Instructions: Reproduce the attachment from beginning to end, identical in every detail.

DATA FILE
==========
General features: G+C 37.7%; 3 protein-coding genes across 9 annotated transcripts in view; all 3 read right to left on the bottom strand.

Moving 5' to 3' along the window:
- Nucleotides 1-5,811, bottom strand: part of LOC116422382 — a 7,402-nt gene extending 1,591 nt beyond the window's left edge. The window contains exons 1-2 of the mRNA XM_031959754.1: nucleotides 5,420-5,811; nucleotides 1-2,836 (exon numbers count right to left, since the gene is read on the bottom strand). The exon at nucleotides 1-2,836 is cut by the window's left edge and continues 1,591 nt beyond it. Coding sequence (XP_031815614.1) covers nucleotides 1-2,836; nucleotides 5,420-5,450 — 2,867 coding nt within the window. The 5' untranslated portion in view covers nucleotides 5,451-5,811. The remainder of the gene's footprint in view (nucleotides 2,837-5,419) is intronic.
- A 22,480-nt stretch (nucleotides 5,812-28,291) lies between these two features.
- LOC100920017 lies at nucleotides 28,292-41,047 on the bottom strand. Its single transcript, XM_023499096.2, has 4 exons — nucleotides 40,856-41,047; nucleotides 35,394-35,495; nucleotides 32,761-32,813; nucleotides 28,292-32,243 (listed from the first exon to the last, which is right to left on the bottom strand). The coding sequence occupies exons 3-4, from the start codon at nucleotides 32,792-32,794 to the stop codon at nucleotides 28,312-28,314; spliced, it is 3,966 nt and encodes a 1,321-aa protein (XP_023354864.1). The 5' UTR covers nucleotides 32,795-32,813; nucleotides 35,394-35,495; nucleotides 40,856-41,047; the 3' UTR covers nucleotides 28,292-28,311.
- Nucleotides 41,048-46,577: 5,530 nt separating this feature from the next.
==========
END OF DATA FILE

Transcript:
General features: G+C 37.7%; 3 protein-coding genes across 9 annotated transcripts in view; all 3 read right to left on the bottom strand.

Moving 5' to 3' along the window:
- Nucleotides 1-5,811, bottom strand: part of LOC116422382 — a 7,402-nt gene extending 1,591 nt beyond the window's left edge. The window contains exons 1-2 of the mRNA XM_031959754.1: nucleotides 5,420-5,811; nucleotides 1-2,836 (exon numbers count right to left, since the gene is read on the bottom strand). The exon at nucleotides 1-2,836 is cut by the window's left edge and continues 1,591 nt beyond it. Coding sequence (XP_031815614.1) covers nucleotides 1-2,836; nucleotides 5,420-5,450 — 2,867 coding nt within the window. The 5' untranslated portion in view covers nucleotides 5,451-5,811. The remainder of the gene's footprint in view (nucleotides 2,837-5,419) is intronic.
- A 22,480-nt stretch (nucleotides 5,812-28,291) lies between these two features.
- LOC100920017 lies at nucleotides 28,292-41,047 on the bottom strand. Its single transcript, XM_023499096.2, has 4 exons — nucleotides 40,856-41,047; nucleotides 35,394-35,495; nucleotides 32,761-32,813; nucleotides 28,292-32,243 (listed from the first exon to the last, which is right to left on the bottom strand). The coding sequence occupies exons 3-4, from the start codon at nucleotides 32,792-32,794 to the stop codon at nucleotides 28,312-28,314; spliced, it is 3,966 nt and encodes a 1,321-aa protein (XP_023354864.1). The 5' UTR covers nucleotides 32,795-32,813; nucleotides 35,394-35,495; nucleotides 40,856-41,047; the 3' UTR covers nucleotides 28,292-28,311.
- Nucleotides 41,048-46,577: 5,530 nt separating this feature from the next.